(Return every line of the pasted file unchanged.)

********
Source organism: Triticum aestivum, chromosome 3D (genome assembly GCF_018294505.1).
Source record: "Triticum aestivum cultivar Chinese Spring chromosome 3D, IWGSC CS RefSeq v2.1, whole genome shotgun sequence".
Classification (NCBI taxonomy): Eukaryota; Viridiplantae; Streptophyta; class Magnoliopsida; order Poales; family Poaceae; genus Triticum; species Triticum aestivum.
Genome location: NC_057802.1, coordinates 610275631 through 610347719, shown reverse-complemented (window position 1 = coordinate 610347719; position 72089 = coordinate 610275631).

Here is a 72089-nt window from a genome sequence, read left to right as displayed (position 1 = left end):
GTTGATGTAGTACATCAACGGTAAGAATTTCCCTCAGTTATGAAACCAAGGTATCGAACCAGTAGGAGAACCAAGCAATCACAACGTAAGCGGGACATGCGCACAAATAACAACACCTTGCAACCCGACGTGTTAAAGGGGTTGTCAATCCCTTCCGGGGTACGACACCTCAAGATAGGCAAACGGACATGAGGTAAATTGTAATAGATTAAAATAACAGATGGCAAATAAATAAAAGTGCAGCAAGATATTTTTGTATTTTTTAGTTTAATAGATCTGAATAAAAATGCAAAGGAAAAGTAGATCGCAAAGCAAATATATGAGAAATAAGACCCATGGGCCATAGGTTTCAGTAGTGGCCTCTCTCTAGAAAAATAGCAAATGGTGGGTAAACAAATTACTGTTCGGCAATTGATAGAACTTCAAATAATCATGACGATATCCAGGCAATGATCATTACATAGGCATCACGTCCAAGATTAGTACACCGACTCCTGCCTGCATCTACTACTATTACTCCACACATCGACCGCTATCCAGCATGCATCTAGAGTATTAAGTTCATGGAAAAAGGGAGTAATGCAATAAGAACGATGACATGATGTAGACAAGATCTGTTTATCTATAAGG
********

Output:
Source organism: Triticum aestivum, chromosome 3D (genome assembly GCF_018294505.1).
Source record: "Triticum aestivum cultivar Chinese Spring chromosome 3D, IWGSC CS RefSeq v2.1, whole genome shotgun sequence".
Classification (NCBI taxonomy): Eukaryota; Viridiplantae; Streptophyta; class Magnoliopsida; order Poales; family Poaceae; genus Triticum; species Triticum aestivum.
Genome location: NC_057802.1, coordinates 610275631 through 610347719, shown reverse-complemented (window position 1 = coordinate 610347719; position 72089 = coordinate 610275631).

Here is a 72089-nt window from a genome sequence, read left to right as displayed (position 1 = left end):
GTTGATGTAGTACATCAACGGTAAGAATTTCCCTCAGTTATGAAACCAAGGTATCGAACCAGTAGGAGAACCAAGCAATCACAACGTAAGCGGGACATGCGCACAAATAACAACACCTTGCAACCCGACGTGTTAAAGGGGTTGTCAATCCCTTCCGGGGTACGACACCTCAAGATAGGCAAACGGACATGAGGTAAATTGTAATAGATTAAAATAACAGATGGCAAATAAATAAAAGTGCAGCAAGATATTTTTGTATTTTTTAGTTTAATAGATCTGAATAAAAATGCAAAGGAAAAGTAGATCGCAAAGCAAATATATGAGAAATAAGACCCATGGGCCATAGGTTTCAGTAGTGGCCTCTCTCTAGAAAAATAGCAAATGGTGGGTAAACAAATTACTGTTCGGCAATTGATAGAACTTCAAATAATCATGACGATATCCAGGCAATGATCATTACATAGGCATCACGTCCAAGATTAGTACACCGACTCCTGCCTGCATCTACTACTATTACTCCACACATCGACCGCTATCCAGCATGCATCTAGAGTATTAAGTTCATGGAAAAAGGGAGTAATGCAATAAGAACGATGACATGATGTAGACAAGATCTGTTTATCTATAAGG